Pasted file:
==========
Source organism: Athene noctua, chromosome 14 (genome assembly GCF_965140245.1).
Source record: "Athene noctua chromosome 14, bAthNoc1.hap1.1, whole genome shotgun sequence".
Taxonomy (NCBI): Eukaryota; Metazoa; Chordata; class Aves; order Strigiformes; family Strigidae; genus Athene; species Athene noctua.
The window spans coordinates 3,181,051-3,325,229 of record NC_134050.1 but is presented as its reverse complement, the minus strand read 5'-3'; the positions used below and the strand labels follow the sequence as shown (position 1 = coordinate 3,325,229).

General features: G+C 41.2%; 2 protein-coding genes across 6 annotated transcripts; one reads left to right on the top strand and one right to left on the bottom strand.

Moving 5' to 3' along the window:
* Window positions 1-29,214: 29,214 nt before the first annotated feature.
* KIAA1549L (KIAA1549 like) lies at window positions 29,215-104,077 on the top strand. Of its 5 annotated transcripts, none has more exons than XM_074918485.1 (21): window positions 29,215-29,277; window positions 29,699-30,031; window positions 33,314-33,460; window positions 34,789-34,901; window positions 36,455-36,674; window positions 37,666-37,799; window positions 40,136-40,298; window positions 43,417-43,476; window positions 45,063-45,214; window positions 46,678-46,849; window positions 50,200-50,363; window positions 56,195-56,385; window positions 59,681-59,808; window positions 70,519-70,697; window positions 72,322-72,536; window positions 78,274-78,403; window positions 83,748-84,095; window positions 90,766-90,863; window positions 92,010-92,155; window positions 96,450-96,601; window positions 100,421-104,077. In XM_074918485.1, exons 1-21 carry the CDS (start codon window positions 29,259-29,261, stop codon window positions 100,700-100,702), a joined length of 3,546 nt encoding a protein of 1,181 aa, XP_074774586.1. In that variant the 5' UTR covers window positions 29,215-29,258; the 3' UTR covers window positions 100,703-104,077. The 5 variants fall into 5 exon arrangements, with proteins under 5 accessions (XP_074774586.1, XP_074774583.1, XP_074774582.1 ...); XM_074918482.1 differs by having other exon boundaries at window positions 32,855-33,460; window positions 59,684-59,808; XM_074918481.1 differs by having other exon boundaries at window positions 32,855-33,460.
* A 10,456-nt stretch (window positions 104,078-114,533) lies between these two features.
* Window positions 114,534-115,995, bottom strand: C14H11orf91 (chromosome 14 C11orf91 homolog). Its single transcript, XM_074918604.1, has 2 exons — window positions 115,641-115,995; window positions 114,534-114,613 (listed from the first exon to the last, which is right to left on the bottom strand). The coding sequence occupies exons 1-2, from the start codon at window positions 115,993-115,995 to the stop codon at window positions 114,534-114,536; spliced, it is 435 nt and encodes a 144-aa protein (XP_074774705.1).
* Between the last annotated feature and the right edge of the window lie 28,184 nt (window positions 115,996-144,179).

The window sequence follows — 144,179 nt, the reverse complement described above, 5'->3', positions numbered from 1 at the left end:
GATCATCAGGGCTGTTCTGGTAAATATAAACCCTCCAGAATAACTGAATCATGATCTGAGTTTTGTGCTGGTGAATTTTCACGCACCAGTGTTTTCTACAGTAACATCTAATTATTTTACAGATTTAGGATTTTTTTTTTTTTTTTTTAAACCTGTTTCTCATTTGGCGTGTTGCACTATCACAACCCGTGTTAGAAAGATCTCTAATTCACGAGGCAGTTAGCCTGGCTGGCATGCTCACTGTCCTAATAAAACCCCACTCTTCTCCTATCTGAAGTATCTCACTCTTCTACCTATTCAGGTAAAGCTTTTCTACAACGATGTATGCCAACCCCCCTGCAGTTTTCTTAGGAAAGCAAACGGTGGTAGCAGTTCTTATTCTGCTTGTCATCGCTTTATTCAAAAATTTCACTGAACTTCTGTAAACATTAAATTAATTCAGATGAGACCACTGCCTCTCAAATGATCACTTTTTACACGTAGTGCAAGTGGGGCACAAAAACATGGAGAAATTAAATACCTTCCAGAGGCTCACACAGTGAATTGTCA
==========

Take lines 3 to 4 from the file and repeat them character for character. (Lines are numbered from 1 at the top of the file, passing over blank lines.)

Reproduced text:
Taxonomy (NCBI): Eukaryota; Metazoa; Chordata; class Aves; order Strigiformes; family Strigidae; genus Athene; species Athene noctua.
The window spans coordinates 3,181,051-3,325,229 of record NC_134050.1 but is presented as its reverse complement, the minus strand read 5'-3'; the positions used below and the strand labels follow the sequence as shown (position 1 = coordinate 3,325,229).